Lax response delays disease confirmationThe failure of the government team to bring the blood samples from swine flu affected villages in Jajarkot district has delayed the test and medical intervention
A medical team along with Health Minister Khaga Raj Adhikari had flown to Jajarkot on Sunday to take stock of the situation. Although the team was asked by the National Public Health Laboratory (NPHL) to bring throat swabs and blood sample from the patients, the team only brought throat swab samples, which has delayed the diagnosis.
“Among the samples, three tested positive for swine flu. Due to lack of blood samples, we have not been able to conduct the real diagnosis,” said Dr Geeta Shakya, director of NPHL.
Seven blood samples sent to Kathmandu for test on Wednesday is expected to arrive on Thursday. Only laboratory test, doctors said, will determine if other people in Jajarkot are also suffering from swine flu.
According to Dr Shakya, for people who are not suffering from influenza, blood test would confirm the disease they have contracted.
“Had the blood samples arrived the very day, we could have easily diagnosed the actual disease in the area. It would have been easy for the medical team to administer the treatment accordingly,” Dr Shakya said.
It had taken 15 days to diagnose the 2009 cholera outbreak in Jajarkot. Dr Shakya said the latest case in Jajarkot clearly shows that the government did not learnt any lessons from the previous incident.
The cholera outbreak had killed 340 people and the government was criticised for lax response. This time, too, health officials said, the government has failed to provide adequate response in the Jajarkot.
“In any epidemic, major focus has to be in diagnosing the disease. It should be followed by medical intervention along with the analysis and improvements of their hygiene habits,” said Dr Laxmi Raj Pathak, former director-general of Department of Health Services. “But time and again, the government has failed to abide by the basic principle during any disease outbreak.”
On Tuesday, NPHL had confirmed swine flu virus in three of the 12 samples collected from patients in Jajarkot. It is yet to be confirmed whether all the people in Jajarkot who are down with flu-like illness are suffering from swine flu.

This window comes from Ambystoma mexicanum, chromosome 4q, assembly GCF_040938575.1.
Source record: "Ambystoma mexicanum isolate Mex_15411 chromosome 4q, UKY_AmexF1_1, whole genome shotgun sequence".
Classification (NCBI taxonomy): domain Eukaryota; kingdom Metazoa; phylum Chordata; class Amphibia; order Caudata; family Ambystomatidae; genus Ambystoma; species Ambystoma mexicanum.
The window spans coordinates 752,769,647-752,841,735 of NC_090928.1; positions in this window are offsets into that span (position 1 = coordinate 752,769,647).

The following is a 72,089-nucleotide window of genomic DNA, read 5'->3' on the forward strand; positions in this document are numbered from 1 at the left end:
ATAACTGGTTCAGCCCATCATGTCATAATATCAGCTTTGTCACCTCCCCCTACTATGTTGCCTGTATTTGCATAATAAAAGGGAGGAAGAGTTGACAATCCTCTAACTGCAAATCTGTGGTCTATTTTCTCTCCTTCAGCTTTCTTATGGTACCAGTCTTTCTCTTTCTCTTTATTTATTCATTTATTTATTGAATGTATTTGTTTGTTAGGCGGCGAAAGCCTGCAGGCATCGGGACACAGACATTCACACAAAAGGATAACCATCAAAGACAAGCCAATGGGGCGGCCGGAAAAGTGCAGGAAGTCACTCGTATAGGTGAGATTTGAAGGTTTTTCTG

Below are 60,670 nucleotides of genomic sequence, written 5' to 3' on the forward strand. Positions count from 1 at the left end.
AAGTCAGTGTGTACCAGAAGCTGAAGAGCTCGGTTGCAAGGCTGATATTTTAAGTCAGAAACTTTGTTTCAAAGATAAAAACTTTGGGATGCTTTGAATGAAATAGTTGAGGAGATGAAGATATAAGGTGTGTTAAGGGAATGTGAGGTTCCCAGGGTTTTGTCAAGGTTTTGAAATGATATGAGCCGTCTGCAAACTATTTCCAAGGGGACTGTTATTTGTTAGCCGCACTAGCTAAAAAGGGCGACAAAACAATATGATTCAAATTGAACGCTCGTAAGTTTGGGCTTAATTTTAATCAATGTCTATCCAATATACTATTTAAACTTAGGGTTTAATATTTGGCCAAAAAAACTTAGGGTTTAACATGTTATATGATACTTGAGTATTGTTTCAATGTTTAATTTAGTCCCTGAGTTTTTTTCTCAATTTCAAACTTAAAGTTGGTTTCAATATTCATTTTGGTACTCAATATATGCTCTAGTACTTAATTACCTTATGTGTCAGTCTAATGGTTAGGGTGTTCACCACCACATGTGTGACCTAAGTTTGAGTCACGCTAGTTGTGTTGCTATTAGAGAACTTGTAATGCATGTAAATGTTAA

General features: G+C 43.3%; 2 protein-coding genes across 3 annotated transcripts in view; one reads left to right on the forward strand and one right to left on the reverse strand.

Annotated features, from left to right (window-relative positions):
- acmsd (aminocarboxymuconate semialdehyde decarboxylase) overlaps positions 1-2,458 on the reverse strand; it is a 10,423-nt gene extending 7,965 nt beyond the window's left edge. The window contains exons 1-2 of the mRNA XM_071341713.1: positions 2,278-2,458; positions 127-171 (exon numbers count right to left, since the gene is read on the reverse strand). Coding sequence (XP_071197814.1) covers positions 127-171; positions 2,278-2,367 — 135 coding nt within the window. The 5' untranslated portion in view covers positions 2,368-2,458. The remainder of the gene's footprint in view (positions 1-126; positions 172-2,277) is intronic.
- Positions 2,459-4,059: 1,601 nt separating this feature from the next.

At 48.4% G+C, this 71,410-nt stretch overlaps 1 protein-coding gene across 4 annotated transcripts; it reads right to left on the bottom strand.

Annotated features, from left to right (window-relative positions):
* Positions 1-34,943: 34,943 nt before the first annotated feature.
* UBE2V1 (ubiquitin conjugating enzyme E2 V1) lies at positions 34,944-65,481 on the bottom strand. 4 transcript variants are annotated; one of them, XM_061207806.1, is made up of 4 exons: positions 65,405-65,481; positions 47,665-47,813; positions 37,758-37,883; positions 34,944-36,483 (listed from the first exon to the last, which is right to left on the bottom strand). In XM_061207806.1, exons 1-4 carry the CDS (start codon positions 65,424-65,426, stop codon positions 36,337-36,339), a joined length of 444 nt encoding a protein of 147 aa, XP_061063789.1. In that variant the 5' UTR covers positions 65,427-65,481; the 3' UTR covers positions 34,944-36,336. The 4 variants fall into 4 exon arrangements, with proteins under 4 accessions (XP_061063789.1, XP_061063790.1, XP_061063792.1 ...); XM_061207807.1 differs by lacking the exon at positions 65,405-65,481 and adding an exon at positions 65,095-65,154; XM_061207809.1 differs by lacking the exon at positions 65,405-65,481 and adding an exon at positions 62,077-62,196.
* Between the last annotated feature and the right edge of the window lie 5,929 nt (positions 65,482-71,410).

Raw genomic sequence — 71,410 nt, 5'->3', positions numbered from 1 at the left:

The disease was initially reported from Paink, Nayabada, Sakla and Archhani VDCs. Recently, the people from Rami Danda, Rokayagaun, Laha, Kortang and Majkot are also complaining of similar symptoms.
Meanwhile, Ministry of Health and Population has asked a team of doctors at National Academy of Medical Sciences to remain on stand-by in case of emergency in Jajarkot. Health Secretary Shanta Bahadur Shrestha said they have also asked Nepaljung Medical College to make necessary arrangements to treat the patients.
Schools closed for two weeks
Schools in Jajarkot will remain closed for two weeks after swine flu outbreak in various VDCs of the district.
Chief District Officer Jagat Bahadur Basnet, who is also the chairman of the District Disaster Preparedness Committee, said they hope the H1N1 virus outspread in the district would be contained in two weeks. The committee has also decided to recall all the health workers who are on leave.
The number of deaths possibly caused by swine flu in Jajarkot has reached 17, after a 58-year-old man from Talegaun VDC succumbed to the illness on Wednesday.
A health worker has also been referred to the District Hospital for treatment after suffering from flu-like illness.
Dr Rajendra Panta, chief of Mid-Western Regional Health Directorate, said another health worker has been deployed to take his place.
Dr Panta added that doctors, health workers and medicines have been mobilised in five of the disease-hit VDCs.